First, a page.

|Edition: ||UK (paperback)|
|Released: ||March 2012|
|Publisher: ||I.B. Tauris|
|New: ||$29.95 $16.28 Save 46%|
Much has been written about how fans relate to their favourite programmes, but there have been few historical accounts of how specific fandoms change over time. Scholar and Doctor Who fan Miles Booy has written the first historical account of the public interpretation of Doctor Who. Love and Monsters begins in 1979 with the publication of Doctor Who Weekly, the magazine that was to start a chain of events which would see creative fans taking control of the merchandise and even of the programme’s massively successful twenty-first-century reboot. From the twilight of Tom Baker’s years, up to the newest Doctor, Matt Smith, Miles Booy explores the shifting meaning of Doctor Who across the years. His account ranges from the Third Doctor’s suggestion that we should read the Bible, via costumed fans on television, to the 2010 general election in Britain.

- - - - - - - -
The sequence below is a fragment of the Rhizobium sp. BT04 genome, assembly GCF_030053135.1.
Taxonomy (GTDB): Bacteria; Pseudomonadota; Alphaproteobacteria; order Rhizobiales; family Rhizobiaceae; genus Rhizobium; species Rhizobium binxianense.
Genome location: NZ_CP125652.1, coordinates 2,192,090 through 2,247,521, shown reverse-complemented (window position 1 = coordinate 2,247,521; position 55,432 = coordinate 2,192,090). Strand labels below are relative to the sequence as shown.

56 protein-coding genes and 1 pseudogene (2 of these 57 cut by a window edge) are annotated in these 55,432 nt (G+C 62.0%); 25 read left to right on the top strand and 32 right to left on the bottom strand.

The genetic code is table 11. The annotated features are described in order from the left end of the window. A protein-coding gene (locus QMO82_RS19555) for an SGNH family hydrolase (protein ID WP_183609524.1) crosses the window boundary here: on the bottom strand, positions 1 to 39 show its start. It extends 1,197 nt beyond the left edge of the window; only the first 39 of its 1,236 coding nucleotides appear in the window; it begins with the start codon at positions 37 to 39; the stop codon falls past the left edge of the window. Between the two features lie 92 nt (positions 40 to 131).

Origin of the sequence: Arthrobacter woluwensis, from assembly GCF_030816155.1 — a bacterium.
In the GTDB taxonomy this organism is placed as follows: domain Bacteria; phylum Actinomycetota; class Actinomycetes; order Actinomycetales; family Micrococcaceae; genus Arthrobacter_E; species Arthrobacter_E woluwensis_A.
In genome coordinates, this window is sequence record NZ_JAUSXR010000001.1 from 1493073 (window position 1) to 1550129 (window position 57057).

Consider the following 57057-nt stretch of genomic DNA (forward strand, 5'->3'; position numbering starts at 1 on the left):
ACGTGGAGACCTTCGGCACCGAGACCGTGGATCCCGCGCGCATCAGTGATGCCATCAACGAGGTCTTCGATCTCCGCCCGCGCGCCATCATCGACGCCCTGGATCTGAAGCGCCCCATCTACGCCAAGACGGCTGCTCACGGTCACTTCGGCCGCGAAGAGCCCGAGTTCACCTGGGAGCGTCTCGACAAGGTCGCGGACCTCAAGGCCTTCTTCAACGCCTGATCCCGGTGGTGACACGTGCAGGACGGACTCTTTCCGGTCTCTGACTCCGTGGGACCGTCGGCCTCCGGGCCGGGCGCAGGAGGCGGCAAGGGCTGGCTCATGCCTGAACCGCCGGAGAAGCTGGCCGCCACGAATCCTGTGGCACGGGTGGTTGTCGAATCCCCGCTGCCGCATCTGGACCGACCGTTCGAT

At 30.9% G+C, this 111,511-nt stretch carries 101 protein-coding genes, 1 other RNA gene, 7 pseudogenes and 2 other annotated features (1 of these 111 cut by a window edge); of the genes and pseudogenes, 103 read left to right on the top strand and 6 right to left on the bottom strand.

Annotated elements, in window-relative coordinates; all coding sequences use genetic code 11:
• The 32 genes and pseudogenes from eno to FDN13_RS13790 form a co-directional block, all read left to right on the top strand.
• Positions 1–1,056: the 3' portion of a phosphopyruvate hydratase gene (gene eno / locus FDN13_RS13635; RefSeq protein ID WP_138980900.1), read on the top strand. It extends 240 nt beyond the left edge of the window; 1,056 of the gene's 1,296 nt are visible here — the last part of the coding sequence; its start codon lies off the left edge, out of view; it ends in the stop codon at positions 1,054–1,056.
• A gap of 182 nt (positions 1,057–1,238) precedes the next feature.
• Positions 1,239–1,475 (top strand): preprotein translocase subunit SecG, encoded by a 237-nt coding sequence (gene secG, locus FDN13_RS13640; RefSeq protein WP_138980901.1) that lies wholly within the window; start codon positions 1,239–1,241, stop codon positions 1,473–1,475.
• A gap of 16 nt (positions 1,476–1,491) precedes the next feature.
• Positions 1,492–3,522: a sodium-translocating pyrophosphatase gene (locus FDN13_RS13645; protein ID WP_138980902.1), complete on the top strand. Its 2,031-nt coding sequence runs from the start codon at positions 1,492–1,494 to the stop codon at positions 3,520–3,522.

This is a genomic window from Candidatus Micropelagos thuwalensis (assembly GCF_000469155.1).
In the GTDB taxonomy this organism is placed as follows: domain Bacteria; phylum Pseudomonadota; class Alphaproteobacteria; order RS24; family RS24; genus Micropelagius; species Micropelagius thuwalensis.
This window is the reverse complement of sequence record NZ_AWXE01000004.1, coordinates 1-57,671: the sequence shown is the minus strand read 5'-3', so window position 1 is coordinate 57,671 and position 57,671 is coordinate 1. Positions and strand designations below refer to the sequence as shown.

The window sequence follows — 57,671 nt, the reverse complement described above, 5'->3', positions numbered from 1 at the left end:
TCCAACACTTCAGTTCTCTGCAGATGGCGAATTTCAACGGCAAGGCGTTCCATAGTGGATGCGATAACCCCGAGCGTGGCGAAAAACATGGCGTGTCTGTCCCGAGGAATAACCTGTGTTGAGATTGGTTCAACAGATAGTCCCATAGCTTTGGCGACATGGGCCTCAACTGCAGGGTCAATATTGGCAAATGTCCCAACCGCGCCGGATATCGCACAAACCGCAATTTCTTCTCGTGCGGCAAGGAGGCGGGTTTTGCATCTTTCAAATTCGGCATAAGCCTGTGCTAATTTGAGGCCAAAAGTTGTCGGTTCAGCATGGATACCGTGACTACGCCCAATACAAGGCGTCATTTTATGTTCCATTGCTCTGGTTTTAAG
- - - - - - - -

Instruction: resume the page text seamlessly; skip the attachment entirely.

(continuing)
Love and Monsters is also the story of how the ambitious producer, John Nathan-Turner, assigned to the programme in 1979, produced a visually-excessive programme for a teleliterate fanbase, and how this style changed the ways in which Doctor Who can be read. The Doctor’s world has never been bigger, inside or out!
Miles Booy studied film, television and literature at the College of St Mark and St John in Plymouth, before doing post-graduate work in cinema at the University of East Anglia. He lives in Stafford with his wife and son. He has a PhD, so you can call him ‘The Doctor’.